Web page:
Many fall in to the trap of thinking that because they are heading to a backpackers hostel that the staff are trustworthy. Sadly, this is not always the case. German working holiday maker Max told us what happened to him in Queensland: “We arrived at the hostel and there were work boots everywhere and people returning from days on farms – we thought – this is great, there must be lots of work for everyone. We happily handed over a months deposit and then basically sat back and waited. It was well over a week before we even got one days work and then there was nothing for another week. We were broke, twiddling our thumbs and had no option but to stay and hope that they finally took pity on us. I would advise people to never hand over more than a week’s deposit. Looking back, I feel stupid and really angry about the whole thing”.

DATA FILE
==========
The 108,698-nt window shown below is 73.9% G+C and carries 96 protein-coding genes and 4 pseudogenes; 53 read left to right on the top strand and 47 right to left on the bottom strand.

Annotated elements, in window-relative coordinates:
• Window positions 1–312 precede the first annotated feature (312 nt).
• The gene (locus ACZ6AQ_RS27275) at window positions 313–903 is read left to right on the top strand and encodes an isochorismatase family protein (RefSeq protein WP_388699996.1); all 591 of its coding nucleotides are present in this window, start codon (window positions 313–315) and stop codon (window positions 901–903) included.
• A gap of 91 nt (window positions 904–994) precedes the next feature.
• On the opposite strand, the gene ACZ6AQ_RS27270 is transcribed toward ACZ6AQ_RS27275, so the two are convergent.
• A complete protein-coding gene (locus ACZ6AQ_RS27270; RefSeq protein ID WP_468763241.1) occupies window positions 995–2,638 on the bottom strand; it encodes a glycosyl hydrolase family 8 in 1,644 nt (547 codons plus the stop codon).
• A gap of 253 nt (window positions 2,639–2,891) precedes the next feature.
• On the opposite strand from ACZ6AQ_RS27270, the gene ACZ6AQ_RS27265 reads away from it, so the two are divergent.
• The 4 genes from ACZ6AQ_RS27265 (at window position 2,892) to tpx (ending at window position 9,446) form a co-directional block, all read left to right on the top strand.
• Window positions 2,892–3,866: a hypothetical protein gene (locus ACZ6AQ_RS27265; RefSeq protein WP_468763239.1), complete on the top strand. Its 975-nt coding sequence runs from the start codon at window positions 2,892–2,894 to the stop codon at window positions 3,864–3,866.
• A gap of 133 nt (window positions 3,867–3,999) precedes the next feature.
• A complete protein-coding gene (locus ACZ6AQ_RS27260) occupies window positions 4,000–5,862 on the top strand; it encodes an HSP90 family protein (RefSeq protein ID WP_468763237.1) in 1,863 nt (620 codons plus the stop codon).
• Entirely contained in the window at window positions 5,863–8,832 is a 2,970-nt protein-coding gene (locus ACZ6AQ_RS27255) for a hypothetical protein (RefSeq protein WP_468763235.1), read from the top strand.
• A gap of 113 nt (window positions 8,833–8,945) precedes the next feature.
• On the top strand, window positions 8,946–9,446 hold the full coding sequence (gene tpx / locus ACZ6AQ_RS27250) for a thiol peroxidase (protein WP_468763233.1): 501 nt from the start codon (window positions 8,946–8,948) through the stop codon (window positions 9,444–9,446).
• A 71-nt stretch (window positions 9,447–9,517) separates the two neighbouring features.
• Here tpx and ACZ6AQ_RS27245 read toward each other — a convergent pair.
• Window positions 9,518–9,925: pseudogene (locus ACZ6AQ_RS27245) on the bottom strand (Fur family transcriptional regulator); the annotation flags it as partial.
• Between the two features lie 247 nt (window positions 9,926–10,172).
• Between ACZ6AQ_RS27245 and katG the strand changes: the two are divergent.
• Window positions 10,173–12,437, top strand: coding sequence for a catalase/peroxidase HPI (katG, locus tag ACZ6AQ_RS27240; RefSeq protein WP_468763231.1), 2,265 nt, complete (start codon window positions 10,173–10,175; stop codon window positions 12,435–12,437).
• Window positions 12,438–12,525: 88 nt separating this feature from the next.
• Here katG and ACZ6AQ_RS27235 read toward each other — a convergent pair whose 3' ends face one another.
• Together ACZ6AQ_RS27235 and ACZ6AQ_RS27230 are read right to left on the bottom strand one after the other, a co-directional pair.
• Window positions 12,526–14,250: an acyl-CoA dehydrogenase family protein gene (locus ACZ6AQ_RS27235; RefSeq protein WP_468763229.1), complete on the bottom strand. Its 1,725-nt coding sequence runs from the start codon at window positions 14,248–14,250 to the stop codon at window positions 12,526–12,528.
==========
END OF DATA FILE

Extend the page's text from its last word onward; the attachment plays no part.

It’s not all doom and gloom…

Now it’s quite possible that we have filled you with dread and now even the sheer mention of farm work will send you flying to the hills screaming like some kind of possessed banshee fleeing from Hitler. The fact of the matter is that the people whose stories I told above were unlucky – hundreds of thousands of working holiday makers have worked their way through the system, found farms where the people welcome them like they are family and where they happily spend three months and even more, earning money, experiencing nature and earning their visas. You can do the same if you go through the right channels.

Here’s a few happier stories to help ease those nightmares of murderous tractor drivers, hostel owners intent on milking you dry and spiders the size of dinner plates…